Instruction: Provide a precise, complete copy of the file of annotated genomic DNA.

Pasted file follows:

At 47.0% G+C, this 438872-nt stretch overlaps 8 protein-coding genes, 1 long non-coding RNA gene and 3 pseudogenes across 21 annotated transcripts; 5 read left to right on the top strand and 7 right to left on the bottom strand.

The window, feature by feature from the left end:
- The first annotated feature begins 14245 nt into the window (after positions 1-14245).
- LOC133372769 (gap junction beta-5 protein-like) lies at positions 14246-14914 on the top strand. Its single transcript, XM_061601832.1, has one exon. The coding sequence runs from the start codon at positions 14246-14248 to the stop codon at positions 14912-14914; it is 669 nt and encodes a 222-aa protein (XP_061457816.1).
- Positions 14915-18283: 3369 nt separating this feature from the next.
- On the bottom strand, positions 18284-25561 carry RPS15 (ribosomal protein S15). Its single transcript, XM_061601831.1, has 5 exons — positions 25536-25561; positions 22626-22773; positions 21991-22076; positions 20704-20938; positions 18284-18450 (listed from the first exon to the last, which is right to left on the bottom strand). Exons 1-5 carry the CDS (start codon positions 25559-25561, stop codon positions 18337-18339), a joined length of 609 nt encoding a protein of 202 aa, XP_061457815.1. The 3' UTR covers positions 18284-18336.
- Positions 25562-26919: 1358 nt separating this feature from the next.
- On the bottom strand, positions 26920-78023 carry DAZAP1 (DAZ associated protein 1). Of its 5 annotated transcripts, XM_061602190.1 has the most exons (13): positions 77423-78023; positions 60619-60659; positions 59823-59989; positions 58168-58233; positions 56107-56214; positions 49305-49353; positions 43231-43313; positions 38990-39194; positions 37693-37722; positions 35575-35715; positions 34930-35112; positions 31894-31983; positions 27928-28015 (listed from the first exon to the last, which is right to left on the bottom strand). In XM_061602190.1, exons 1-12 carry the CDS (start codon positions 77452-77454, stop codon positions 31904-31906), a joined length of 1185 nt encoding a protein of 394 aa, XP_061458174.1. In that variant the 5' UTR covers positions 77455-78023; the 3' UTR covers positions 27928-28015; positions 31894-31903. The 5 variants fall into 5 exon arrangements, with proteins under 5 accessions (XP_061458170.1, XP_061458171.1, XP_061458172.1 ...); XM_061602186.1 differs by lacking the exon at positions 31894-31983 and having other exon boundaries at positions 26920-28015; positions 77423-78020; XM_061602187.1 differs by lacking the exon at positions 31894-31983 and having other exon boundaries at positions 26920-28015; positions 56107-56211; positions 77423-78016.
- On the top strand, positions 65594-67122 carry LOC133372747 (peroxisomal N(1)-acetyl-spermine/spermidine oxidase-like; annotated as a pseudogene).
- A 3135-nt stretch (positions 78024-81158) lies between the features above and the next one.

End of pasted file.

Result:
At 47.0% G+C, this 438872-nt stretch overlaps 8 protein-coding genes, 1 long non-coding RNA gene and 3 pseudogenes across 21 annotated transcripts; 5 read left to right on the top strand and 7 right to left on the bottom strand.

The window, feature by feature from the left end:
- The first annotated feature begins 14245 nt into the window (after positions 1-14245).
- LOC133372769 (gap junction beta-5 protein-like) lies at positions 14246-14914 on the top strand. Its single transcript, XM_061601832.1, has one exon. The coding sequence runs from the start codon at positions 14246-14248 to the stop codon at positions 14912-14914; it is 669 nt and encodes a 222-aa protein (XP_061457816.1).
- Positions 14915-18283: 3369 nt separating this feature from the next.
- On the bottom strand, positions 18284-25561 carry RPS15 (ribosomal protein S15). Its single transcript, XM_061601831.1, has 5 exons — positions 25536-25561; positions 22626-22773; positions 21991-22076; positions 20704-20938; positions 18284-18450 (listed from the first exon to the last, which is right to left on the bottom strand). Exons 1-5 carry the CDS (start codon positions 25559-25561, stop codon positions 18337-18339), a joined length of 609 nt encoding a protein of 202 aa, XP_061457815.1. The 3' UTR covers positions 18284-18336.
- Positions 25562-26919: 1358 nt separating this feature from the next.
- On the bottom strand, positions 26920-78023 carry DAZAP1 (DAZ associated protein 1). Of its 5 annotated transcripts, XM_061602190.1 has the most exons (13): positions 77423-78023; positions 60619-60659; positions 59823-59989; positions 58168-58233; positions 56107-56214; positions 49305-49353; positions 43231-43313; positions 38990-39194; positions 37693-37722; positions 35575-35715; positions 34930-35112; positions 31894-31983; positions 27928-28015 (listed from the first exon to the last, which is right to left on the bottom strand). In XM_061602190.1, exons 1-12 carry the CDS (start codon positions 77452-77454, stop codon positions 31904-31906), a joined length of 1185 nt encoding a protein of 394 aa, XP_061458174.1. In that variant the 5' UTR covers positions 77455-78023; the 3' UTR covers positions 27928-28015; positions 31894-31903. The 5 variants fall into 5 exon arrangements, with proteins under 5 accessions (XP_061458170.1, XP_061458171.1, XP_061458172.1 ...); XM_061602186.1 differs by lacking the exon at positions 31894-31983 and having other exon boundaries at positions 26920-28015; positions 77423-78020; XM_061602187.1 differs by lacking the exon at positions 31894-31983 and having other exon boundaries at positions 26920-28015; positions 56107-56211; positions 77423-78016.
- On the top strand, positions 65594-67122 carry LOC133372747 (peroxisomal N(1)-acetyl-spermine/spermidine oxidase-like; annotated as a pseudogene).
- A 3135-nt stretch (positions 78024-81158) lies between the features above and the next one.